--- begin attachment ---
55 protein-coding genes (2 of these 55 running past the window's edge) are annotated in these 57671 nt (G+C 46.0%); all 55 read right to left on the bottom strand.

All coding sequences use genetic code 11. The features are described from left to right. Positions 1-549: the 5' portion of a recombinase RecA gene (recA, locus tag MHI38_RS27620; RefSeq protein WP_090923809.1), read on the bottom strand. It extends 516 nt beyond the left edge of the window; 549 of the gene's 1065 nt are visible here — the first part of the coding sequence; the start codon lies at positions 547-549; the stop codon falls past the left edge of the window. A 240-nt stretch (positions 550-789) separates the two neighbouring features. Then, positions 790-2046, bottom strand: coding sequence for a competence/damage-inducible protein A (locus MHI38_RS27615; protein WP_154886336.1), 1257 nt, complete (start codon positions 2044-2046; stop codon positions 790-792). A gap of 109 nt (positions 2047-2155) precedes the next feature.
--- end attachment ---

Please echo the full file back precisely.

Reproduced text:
55 protein-coding genes (2 of these 55 running past the window's edge) are annotated in these 57671 nt (G+C 46.0%); all 55 read right to left on the bottom strand.

All coding sequences use genetic code 11. The features are described from left to right. Positions 1-549: the 5' portion of a recombinase RecA gene (recA, locus tag MHI38_RS27620; RefSeq protein WP_090923809.1), read on the bottom strand. It extends 516 nt beyond the left edge of the window; 549 of the gene's 1065 nt are visible here — the first part of the coding sequence; the start codon lies at positions 547-549; the stop codon falls past the left edge of the window. A 240-nt stretch (positions 550-789) separates the two neighbouring features. Then, positions 790-2046, bottom strand: coding sequence for a competence/damage-inducible protein A (locus MHI38_RS27615; protein WP_154886336.1), 1257 nt, complete (start codon positions 2044-2046; stop codon positions 790-792). A gap of 109 nt (positions 2047-2155) precedes the next feature.